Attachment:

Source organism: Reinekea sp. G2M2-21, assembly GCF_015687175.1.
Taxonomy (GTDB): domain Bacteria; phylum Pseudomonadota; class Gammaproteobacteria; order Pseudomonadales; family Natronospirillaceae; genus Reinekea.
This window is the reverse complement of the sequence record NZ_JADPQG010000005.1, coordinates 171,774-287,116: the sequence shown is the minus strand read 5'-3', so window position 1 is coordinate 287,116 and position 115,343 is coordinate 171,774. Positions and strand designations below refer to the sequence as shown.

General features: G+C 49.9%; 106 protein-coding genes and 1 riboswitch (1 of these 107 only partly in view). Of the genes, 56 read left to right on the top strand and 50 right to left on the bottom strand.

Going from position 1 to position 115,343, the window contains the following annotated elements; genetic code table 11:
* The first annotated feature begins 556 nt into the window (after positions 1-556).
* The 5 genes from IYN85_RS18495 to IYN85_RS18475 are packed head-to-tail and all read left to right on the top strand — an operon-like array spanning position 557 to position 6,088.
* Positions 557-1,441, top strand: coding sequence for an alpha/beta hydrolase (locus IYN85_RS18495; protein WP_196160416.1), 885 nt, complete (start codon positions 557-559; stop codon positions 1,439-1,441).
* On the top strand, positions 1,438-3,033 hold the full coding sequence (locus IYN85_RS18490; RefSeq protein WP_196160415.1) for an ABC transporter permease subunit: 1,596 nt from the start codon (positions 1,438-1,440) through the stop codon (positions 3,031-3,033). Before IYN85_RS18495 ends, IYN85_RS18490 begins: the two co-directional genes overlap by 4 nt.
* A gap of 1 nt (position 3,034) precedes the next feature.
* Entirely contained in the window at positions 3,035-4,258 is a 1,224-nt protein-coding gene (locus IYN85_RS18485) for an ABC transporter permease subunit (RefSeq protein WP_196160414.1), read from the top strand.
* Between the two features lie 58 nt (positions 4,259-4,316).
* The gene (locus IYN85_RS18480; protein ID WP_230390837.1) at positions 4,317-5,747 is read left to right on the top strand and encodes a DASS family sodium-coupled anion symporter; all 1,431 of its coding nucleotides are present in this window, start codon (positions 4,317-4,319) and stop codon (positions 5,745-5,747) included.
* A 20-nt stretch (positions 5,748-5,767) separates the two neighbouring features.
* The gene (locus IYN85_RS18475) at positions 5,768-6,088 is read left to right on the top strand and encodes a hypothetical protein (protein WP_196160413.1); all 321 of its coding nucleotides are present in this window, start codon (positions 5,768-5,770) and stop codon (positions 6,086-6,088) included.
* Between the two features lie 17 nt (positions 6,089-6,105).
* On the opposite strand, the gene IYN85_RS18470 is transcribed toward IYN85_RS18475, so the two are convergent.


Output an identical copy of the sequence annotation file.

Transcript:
Source organism: Reinekea sp. G2M2-21, assembly GCF_015687175.1.
Taxonomy (GTDB): domain Bacteria; phylum Pseudomonadota; class Gammaproteobacteria; order Pseudomonadales; family Natronospirillaceae; genus Reinekea.
This window is the reverse complement of the sequence record NZ_JADPQG010000005.1, coordinates 171,774-287,116: the sequence shown is the minus strand read 5'-3', so window position 1 is coordinate 287,116 and position 115,343 is coordinate 171,774. Positions and strand designations below refer to the sequence as shown.

General features: G+C 49.9%; 106 protein-coding genes and 1 riboswitch (1 of these 107 only partly in view). Of the genes, 56 read left to right on the top strand and 50 right to left on the bottom strand.

Going from position 1 to position 115,343, the window contains the following annotated elements; genetic code table 11:
* The first annotated feature begins 556 nt into the window (after positions 1-556).
* The 5 genes from IYN85_RS18495 to IYN85_RS18475 are packed head-to-tail and all read left to right on the top strand — an operon-like array spanning position 557 to position 6,088.
* Positions 557-1,441, top strand: coding sequence for an alpha/beta hydrolase (locus IYN85_RS18495; protein WP_196160416.1), 885 nt, complete (start codon positions 557-559; stop codon positions 1,439-1,441).
* On the top strand, positions 1,438-3,033 hold the full coding sequence (locus IYN85_RS18490; RefSeq protein WP_196160415.1) for an ABC transporter permease subunit: 1,596 nt from the start codon (positions 1,438-1,440) through the stop codon (positions 3,031-3,033). Before IYN85_RS18495 ends, IYN85_RS18490 begins: the two co-directional genes overlap by 4 nt.
* A gap of 1 nt (position 3,034) precedes the next feature.
* Entirely contained in the window at positions 3,035-4,258 is a 1,224-nt protein-coding gene (locus IYN85_RS18485) for an ABC transporter permease subunit (RefSeq protein WP_196160414.1), read from the top strand.
* Between the two features lie 58 nt (positions 4,259-4,316).
* The gene (locus IYN85_RS18480; protein ID WP_230390837.1) at positions 4,317-5,747 is read left to right on the top strand and encodes a DASS family sodium-coupled anion symporter; all 1,431 of its coding nucleotides are present in this window, start codon (positions 4,317-4,319) and stop codon (positions 5,745-5,747) included.
* A 20-nt stretch (positions 5,748-5,767) separates the two neighbouring features.
* The gene (locus IYN85_RS18475) at positions 5,768-6,088 is read left to right on the top strand and encodes a hypothetical protein (protein WP_196160413.1); all 321 of its coding nucleotides are present in this window, start codon (positions 5,768-5,770) and stop codon (positions 6,086-6,088) included.
* Between the two features lie 17 nt (positions 6,089-6,105).
* On the opposite strand, the gene IYN85_RS18470 is transcribed toward IYN85_RS18475, so the two are convergent.